Carnegie Hall: December 10, 2001–The Juilliard Orchestra and Choral Union under the direction of Jahja Ling presented an absolutely first-class performance of Gustav Mahler’s epic Symphony No. 2 “Resurrection.” A major test for any orchestra, only the slightest corporate timidity from the otherwise excellent winds and a touch of rhythmic unsteadiness in the strings in the second movement betrayed the fact that this was anything other than a solidly professional ensemble. Indeed, the “missed note” quotient of this performance, consisting almost entirely of a couple of minor brass clams from both the onstage and offstage aggregates, was substantially less than that heard in most performances by first tier ensembles, and it will be very interesting to see of Chailly and the Concertgebouw manage any better when they perform the piece later in the season.
Of course, missed notes aren’t the whole picture, and the Juilliard orchestra further distinguished itself with richly sonorous brass, marvelous timpani and percussion, and a really warm and full string sound. Conductor Ling’s interpretation also commanded genuine stature from the outset. He had the cellos and basses really growling in their opening gestures, let the band really play out at the movement’s eruptive central climax, and generally showed great sensitivity to Mahler’s idiom. In particular, he had the chorus and orchestra beautifully balanced and integrated in the finale and achieved an aptly luminous transparency of texture in the orchestral interludes between the initial choral stanzas (not a given, as the orchestration includes the full brass section–with 10 horns–all playing piano and it can easily sound heavy).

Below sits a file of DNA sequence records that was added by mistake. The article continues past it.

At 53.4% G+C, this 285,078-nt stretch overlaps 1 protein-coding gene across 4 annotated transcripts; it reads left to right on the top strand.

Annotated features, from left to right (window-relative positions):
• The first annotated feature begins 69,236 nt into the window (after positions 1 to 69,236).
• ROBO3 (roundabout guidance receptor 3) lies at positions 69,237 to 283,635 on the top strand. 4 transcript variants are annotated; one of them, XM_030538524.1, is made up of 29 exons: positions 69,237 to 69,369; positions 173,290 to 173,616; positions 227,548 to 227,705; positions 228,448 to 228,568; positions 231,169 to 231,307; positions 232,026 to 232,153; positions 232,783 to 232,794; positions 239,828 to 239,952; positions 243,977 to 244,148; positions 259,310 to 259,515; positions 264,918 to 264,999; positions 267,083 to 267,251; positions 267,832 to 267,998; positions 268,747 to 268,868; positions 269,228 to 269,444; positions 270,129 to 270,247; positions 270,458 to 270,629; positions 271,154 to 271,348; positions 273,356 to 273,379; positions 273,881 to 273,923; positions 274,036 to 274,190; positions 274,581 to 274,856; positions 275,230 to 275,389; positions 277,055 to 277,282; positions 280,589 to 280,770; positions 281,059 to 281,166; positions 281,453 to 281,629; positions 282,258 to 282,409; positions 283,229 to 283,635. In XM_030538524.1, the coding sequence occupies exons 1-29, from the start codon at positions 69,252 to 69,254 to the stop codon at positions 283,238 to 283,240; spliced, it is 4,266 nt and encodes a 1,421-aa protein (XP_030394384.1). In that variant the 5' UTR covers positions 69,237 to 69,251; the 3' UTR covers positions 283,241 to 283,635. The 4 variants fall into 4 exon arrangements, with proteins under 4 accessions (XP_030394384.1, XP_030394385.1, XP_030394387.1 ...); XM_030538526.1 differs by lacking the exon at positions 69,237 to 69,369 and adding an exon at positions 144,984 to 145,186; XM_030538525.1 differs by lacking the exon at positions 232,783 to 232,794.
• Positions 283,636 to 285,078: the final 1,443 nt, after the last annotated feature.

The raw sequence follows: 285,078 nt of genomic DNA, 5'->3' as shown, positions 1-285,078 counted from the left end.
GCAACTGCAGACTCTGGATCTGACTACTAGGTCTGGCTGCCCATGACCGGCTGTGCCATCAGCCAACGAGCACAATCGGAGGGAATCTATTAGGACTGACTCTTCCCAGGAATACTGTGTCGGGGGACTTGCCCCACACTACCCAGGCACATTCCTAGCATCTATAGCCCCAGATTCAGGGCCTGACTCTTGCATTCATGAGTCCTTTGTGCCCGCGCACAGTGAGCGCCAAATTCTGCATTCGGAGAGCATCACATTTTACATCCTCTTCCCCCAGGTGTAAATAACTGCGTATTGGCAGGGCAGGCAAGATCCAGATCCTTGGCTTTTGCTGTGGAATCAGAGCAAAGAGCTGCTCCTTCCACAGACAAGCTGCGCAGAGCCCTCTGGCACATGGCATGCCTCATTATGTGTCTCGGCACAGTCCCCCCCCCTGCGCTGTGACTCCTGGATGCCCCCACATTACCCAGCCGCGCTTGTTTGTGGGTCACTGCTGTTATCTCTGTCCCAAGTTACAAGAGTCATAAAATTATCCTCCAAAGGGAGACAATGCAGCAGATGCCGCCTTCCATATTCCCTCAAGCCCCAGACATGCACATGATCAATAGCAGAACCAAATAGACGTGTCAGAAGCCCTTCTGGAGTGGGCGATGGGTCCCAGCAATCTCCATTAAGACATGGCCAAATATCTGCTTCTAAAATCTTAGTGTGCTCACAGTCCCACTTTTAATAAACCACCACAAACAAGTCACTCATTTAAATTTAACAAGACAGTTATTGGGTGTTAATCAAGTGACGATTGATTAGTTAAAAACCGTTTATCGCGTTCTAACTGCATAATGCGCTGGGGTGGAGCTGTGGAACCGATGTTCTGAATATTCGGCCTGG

The Juilliard Choral Union made a fine impression at its a capella entrance in the finale, and soloists Melissa Kaye Shippen (soprano) and Makiko Narume (mezzo soprano) gave a good account of themselves. Miss Narume in particular contributed a very moving account of the fourth movement (“Urlicht”). In short, this was as fine a performance as anyone has a right to expect, and the fact that was delivered by a school orchestra, however talented its constituents, is astonishing. We can only imagine how Mahler himself would have felt to see his music played with such commanding artistry by student musicians. His time has come indeed.–David Hurwitz